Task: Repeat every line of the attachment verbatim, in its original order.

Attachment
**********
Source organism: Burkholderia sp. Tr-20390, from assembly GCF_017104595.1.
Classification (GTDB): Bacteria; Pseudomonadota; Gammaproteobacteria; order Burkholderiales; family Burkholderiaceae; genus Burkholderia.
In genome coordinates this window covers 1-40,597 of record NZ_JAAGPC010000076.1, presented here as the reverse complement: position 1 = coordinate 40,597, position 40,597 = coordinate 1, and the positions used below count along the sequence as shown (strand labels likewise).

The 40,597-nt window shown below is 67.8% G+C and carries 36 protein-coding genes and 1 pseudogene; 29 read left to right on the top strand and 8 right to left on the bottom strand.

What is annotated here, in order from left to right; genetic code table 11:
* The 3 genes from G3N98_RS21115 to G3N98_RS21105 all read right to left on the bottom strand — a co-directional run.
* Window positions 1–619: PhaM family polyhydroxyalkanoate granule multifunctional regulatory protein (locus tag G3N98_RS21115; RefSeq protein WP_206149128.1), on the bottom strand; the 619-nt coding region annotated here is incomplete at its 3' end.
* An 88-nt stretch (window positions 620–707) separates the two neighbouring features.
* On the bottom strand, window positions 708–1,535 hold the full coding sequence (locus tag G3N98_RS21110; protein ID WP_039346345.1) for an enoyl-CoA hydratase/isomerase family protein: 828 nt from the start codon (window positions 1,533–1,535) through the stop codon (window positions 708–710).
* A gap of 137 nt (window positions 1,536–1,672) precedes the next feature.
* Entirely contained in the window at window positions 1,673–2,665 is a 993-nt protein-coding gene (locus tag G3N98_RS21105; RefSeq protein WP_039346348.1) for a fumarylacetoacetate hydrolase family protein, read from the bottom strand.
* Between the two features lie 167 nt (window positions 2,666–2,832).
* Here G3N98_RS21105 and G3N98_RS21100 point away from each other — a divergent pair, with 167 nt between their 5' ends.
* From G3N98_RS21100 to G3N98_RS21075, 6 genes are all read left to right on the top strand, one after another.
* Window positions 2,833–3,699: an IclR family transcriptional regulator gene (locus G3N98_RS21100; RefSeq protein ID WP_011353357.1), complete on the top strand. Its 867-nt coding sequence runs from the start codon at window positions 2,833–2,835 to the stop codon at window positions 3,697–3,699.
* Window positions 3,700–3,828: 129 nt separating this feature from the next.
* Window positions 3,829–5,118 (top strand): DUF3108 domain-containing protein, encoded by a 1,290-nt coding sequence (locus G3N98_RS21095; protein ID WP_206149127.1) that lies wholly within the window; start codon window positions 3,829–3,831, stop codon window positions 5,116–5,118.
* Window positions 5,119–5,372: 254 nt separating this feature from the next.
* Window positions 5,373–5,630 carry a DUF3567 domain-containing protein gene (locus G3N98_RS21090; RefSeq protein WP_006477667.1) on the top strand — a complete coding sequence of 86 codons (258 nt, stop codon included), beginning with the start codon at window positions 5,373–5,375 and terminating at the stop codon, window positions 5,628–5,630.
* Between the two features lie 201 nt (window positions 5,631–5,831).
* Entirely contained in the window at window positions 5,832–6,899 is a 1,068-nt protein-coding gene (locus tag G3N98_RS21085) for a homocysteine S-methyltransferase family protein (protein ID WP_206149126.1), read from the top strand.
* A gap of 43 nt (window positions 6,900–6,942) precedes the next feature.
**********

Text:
Source organism: Burkholderia sp. Tr-20390, from assembly GCF_017104595.1.
Classification (GTDB): Bacteria; Pseudomonadota; Gammaproteobacteria; order Burkholderiales; family Burkholderiaceae; genus Burkholderia.
In genome coordinates this window covers 1-40,597 of record NZ_JAAGPC010000076.1, presented here as the reverse complement: position 1 = coordinate 40,597, position 40,597 = coordinate 1, and the positions used below count along the sequence as shown (strand labels likewise).

The 40,597-nt window shown below is 67.8% G+C and carries 36 protein-coding genes and 1 pseudogene; 29 read left to right on the top strand and 8 right to left on the bottom strand.

What is annotated here, in order from left to right; genetic code table 11:
* The 3 genes from G3N98_RS21115 to G3N98_RS21105 all read right to left on the bottom strand — a co-directional run.
* Window positions 1–619: PhaM family polyhydroxyalkanoate granule multifunctional regulatory protein (locus tag G3N98_RS21115; RefSeq protein WP_206149128.1), on the bottom strand; the 619-nt coding region annotated here is incomplete at its 3' end.
* An 88-nt stretch (window positions 620–707) separates the two neighbouring features.
* On the bottom strand, window positions 708–1,535 hold the full coding sequence (locus tag G3N98_RS21110; protein ID WP_039346345.1) for an enoyl-CoA hydratase/isomerase family protein: 828 nt from the start codon (window positions 1,533–1,535) through the stop codon (window positions 708–710).
* A gap of 137 nt (window positions 1,536–1,672) precedes the next feature.
* Entirely contained in the window at window positions 1,673–2,665 is a 993-nt protein-coding gene (locus tag G3N98_RS21105; RefSeq protein WP_039346348.1) for a fumarylacetoacetate hydrolase family protein, read from the bottom strand.
* Between the two features lie 167 nt (window positions 2,666–2,832).
* Here G3N98_RS21105 and G3N98_RS21100 point away from each other — a divergent pair, with 167 nt between their 5' ends.
* From G3N98_RS21100 to G3N98_RS21075, 6 genes are all read left to right on the top strand, one after another.
* Window positions 2,833–3,699: an IclR family transcriptional regulator gene (locus G3N98_RS21100; RefSeq protein ID WP_011353357.1), complete on the top strand. Its 867-nt coding sequence runs from the start codon at window positions 2,833–2,835 to the stop codon at window positions 3,697–3,699.
* Window positions 3,700–3,828: 129 nt separating this feature from the next.
* Window positions 3,829–5,118 (top strand): DUF3108 domain-containing protein, encoded by a 1,290-nt coding sequence (locus G3N98_RS21095; protein ID WP_206149127.1) that lies wholly within the window; start codon window positions 3,829–3,831, stop codon window positions 5,116–5,118.
* Window positions 5,119–5,372: 254 nt separating this feature from the next.
* Window positions 5,373–5,630 carry a DUF3567 domain-containing protein gene (locus G3N98_RS21090; RefSeq protein WP_006477667.1) on the top strand — a complete coding sequence of 86 codons (258 nt, stop codon included), beginning with the start codon at window positions 5,373–5,375 and terminating at the stop codon, window positions 5,628–5,630.
* Between the two features lie 201 nt (window positions 5,631–5,831).
* Entirely contained in the window at window positions 5,832–6,899 is a 1,068-nt protein-coding gene (locus tag G3N98_RS21085) for a homocysteine S-methyltransferase family protein (protein ID WP_206149126.1), read from the top strand.
* A gap of 43 nt (window positions 6,900–6,942) precedes the next feature.